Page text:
Bloomberg: Erdogan’s Re-Election as Turkish President Is Not a Sure Bet for These Reasons

While polls suggest that a likely presidential race in May could jeopardize his 20-year rule, the longest in Turkish history, President Recep Tayyip Erdogan is seeking another term.

Bloomberg News reports that: Erdogan, who wields near-absolute power in Turkey, will face stiff competition even though Ankara has recast electoral rules to give him and his AKP an edge, while critics say he is relying on the courts to exclude strong rivals and is violating the constitution by running again.

Erdogan, who will turn 69 on February 26, faces a vote on his “authoritarian” leadership, as Bloomberg put it, after Turkey effectively turned into a presidential system with sweeping powers in 2018.

Turkish opposition parties rarely coordinate with each other, but this time Erdogan faces a serious challenge from the six-party opposition bloc, which includes former allies who helped him build his political empire, according to Alhurra.

According to the source, the vote comes as Turkey is struggling with the worst cost-of-living crisis in two decades. Although Erdogan remains the most popular politician in Turkey, his Justice and Development Party (AKP) has lost support among the poor, who have traditionally been among its strongest supporters.

The leaders of the opposition bloc vow to run the country through consensus, while Erdogan attacks them by saying they will bring Turkey back to the bickering within coalition governments, which produced decades of political and economic instability before he came to power.

In pre-election pledges, Erdoğan promised to protect citizens’ purchasing power by significantly increasing pensions and civil servants’ wages, as well as raising the minimum wage.

The elections were originally scheduled to be held by June 18, but Erdogan, who has the power to call presidential and parliamentary elections, has indicated that they may be held in May, hinting that May 14 may be the polling day.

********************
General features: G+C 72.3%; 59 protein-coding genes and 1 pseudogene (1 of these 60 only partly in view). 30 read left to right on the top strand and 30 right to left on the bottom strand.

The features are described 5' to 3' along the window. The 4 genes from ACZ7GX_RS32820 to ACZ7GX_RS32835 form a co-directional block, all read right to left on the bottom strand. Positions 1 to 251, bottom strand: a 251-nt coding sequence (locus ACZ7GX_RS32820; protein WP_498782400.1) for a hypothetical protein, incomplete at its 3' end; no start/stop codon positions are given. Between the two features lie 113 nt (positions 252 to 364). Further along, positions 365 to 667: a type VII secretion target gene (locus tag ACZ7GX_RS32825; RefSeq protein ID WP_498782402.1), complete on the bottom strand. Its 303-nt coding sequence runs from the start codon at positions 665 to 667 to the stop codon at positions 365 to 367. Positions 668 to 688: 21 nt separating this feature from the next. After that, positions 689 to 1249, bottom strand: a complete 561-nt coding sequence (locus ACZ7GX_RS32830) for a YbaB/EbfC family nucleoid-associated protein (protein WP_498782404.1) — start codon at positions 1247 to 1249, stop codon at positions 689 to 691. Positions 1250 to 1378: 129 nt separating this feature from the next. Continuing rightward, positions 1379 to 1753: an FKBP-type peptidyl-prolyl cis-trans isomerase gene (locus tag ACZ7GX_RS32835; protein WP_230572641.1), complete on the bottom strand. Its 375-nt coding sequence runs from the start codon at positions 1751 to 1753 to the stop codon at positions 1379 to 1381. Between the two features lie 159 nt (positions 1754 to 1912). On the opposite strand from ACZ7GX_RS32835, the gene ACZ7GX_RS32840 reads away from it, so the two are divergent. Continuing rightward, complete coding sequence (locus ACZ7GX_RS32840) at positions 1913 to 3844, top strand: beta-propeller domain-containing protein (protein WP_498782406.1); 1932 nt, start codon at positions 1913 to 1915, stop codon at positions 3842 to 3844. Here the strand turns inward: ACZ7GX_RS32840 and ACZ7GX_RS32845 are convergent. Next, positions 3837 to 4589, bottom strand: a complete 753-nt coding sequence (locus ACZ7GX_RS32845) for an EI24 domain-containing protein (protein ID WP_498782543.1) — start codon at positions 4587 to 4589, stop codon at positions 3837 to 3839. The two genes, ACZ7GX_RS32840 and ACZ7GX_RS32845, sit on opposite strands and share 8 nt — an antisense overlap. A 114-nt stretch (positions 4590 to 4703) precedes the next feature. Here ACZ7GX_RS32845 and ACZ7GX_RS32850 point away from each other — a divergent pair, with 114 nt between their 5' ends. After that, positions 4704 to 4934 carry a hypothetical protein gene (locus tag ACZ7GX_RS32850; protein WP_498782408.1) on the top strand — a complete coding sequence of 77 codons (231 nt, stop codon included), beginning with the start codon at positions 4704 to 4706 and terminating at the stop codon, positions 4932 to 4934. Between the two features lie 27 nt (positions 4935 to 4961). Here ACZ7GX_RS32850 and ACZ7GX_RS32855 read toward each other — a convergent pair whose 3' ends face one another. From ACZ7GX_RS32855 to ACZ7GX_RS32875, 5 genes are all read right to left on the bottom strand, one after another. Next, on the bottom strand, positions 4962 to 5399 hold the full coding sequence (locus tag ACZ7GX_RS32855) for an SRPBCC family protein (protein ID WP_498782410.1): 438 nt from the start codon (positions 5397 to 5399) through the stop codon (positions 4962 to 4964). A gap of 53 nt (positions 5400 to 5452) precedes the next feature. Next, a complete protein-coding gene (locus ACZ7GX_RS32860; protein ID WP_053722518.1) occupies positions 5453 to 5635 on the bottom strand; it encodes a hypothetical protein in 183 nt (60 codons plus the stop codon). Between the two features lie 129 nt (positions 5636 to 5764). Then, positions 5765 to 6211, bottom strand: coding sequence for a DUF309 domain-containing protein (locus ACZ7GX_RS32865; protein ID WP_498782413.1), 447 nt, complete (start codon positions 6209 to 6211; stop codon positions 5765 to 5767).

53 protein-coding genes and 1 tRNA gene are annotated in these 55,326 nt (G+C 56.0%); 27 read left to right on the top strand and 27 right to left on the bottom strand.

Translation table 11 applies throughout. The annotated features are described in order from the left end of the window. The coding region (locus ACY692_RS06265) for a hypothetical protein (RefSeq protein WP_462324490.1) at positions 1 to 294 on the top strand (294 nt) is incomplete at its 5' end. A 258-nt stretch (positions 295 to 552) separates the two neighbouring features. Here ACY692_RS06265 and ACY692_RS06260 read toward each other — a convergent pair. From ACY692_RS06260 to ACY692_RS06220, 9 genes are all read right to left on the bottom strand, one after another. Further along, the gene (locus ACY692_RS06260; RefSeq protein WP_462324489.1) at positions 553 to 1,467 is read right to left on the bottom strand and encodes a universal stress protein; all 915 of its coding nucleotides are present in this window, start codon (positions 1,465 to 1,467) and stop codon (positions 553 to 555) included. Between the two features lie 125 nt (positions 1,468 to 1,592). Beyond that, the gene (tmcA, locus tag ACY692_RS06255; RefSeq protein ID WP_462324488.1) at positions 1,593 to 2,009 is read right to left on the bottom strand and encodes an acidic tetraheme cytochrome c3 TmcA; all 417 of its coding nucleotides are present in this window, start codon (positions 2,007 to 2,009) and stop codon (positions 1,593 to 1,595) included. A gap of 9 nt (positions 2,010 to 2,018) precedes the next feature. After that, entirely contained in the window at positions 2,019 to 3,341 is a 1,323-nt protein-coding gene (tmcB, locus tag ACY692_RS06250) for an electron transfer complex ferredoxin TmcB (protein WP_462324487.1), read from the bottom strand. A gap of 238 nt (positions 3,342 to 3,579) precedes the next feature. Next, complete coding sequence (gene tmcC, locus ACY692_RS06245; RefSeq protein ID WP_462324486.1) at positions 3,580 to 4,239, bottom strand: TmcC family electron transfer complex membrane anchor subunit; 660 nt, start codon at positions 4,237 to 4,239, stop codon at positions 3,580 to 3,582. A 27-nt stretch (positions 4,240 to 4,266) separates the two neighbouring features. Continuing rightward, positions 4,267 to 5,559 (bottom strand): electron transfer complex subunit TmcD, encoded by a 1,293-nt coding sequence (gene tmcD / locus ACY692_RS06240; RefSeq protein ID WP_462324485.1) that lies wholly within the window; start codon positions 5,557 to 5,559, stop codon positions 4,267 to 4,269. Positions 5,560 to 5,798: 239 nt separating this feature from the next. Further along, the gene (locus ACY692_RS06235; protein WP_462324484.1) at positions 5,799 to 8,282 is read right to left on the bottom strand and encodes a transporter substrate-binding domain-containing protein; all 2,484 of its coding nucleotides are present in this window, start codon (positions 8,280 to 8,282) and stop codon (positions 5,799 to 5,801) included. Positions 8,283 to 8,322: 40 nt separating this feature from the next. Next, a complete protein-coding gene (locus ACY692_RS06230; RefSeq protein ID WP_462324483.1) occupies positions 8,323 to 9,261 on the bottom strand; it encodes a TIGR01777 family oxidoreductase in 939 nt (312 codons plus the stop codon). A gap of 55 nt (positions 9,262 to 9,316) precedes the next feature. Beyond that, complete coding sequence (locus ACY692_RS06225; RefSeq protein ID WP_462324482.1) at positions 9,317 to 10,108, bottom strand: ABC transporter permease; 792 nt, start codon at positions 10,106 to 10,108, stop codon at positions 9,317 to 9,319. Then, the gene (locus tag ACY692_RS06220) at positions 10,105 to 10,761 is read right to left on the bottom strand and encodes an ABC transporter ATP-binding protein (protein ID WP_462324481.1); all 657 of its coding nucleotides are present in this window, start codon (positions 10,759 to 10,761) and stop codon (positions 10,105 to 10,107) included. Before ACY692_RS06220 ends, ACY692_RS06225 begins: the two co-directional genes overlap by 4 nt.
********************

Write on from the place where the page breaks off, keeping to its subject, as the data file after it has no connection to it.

The date comes soon after the government plans to allow more than two million people to retire early and will employ hundreds of thousands more in the public sector.

While the six-party alliance has not yet announced its presidential candidate, Kemal Kilicdaroglu, the leader of its largest party, has positioned himself in the lead, with Kilicdaroglu leading his Republican People’s Party (CHP) to defeat Erdogan’s party in Turkey’s largest city during local elections in 2019.

But Kilicdaroglu is unpopular, like Istanbul mayor Ekrem İmamoğlu, who was convicted in December of insulting state officials, sentenced to two years and seven months in prison, and had his sentence upheld on appeal, preventing him from practicing politics.

Erdogan’s critics are therefore accused of influencing the judiciary to prevent powerful rivals like İmamoğlu from running, a claim denied by the government.

Polls suggest that Erdogan’s party and its junior partner, the Nationalist Movement Party (MHP), may have difficulty maintaining the parliamentary majority they won in the last elections in 2018.

The Development and Nationalist Movement Alliance will compete with the Peoples’ Democratic Party, which advocates for the rights of Turkey’s Kurdish minority, the third-largest bloc in parliament.

The HDP did well in the June 2015 elections, depriving Erdogan’s party of its parliamentary majority.

A court is considering disbanding the HDP on separatist charges related to alleged links to Kurdish militants, charges the party has denied.

Critics of the Turkish president say he cannot run again; Because the constitution limits presidents to two consecutive 5-year terms, unless the parliament requires early action.

But Erdogan administration officials say he is only serving his first term, as he was first elected in 2018, just a year after a referendum turned the country into a new presidential system.

Erdogan’s government has won parliamentary approval of the amendments, which take effect on April 6, reducing the total votes a party must win to 7% of 10%.

At the same time, the new rules make it difficult for smaller parties to win seats on their own, as these changes fill a “loophole” that would have allowed the HDP to win more seats in parliament.

In return, the same rules exempt the president from prohibiting ministers from using state resources to organize campaigns or attend gatherings.

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